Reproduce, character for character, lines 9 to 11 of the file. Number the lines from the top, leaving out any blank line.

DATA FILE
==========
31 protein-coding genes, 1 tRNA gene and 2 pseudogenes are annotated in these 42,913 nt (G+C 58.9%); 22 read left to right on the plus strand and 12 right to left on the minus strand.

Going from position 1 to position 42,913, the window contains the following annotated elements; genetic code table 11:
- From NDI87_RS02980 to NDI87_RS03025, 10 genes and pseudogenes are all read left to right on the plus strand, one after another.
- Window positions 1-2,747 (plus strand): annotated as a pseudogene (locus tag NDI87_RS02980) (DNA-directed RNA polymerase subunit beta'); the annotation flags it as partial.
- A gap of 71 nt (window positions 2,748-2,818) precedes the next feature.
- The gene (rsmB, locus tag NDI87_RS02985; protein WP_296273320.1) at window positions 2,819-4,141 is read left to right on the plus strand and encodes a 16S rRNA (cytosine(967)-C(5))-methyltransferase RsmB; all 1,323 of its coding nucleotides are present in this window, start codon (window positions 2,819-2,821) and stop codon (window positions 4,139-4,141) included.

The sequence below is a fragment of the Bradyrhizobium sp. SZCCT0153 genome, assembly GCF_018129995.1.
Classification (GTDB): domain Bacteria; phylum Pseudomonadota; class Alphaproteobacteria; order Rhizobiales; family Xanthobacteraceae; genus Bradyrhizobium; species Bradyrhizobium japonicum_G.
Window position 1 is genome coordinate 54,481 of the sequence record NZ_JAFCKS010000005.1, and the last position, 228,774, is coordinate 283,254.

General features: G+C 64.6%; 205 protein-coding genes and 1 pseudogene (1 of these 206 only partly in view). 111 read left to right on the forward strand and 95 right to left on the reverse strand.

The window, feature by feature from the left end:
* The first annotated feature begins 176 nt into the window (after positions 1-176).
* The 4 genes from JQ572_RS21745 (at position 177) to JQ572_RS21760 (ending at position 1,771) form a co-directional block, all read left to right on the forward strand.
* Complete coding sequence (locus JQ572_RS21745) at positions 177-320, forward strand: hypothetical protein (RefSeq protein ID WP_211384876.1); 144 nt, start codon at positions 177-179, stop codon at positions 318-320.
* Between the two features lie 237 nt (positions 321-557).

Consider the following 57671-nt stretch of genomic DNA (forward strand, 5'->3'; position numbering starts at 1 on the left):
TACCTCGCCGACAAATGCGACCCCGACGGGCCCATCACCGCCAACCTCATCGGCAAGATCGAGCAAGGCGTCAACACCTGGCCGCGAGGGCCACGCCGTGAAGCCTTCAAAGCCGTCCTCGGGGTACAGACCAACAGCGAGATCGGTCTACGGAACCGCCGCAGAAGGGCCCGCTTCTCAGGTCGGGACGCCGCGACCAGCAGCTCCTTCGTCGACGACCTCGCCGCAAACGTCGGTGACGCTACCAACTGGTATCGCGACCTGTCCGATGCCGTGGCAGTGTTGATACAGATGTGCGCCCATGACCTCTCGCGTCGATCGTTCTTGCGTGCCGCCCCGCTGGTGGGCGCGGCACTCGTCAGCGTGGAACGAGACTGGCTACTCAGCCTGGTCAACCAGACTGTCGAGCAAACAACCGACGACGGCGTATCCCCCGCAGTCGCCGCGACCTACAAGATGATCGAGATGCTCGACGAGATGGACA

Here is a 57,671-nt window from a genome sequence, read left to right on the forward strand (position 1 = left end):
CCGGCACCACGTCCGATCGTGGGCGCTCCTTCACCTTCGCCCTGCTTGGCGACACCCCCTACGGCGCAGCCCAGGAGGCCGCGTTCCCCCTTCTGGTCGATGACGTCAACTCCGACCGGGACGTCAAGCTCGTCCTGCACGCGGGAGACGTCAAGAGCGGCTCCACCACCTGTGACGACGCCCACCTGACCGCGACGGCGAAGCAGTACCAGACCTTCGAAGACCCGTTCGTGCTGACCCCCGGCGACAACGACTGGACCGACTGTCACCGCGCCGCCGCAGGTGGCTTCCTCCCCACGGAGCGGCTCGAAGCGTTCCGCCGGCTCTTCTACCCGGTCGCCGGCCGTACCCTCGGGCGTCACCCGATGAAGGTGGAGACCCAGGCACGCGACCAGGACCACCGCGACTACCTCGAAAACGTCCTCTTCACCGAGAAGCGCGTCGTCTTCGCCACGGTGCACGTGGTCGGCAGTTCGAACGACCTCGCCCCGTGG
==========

Window position 1 is genome coordinate 54,481 of the sequence record NZ_JAFCKS010000005.1, and the last position, 228,774, is coordinate 283,254.

General features: G+C 64.6%; 205 protein-coding genes and 1 pseudogene (1 of these 206 only partly in view). 111 read left to right on the forward strand and 95 right to left on the reverse strand.

The window, feature by feature from the left end: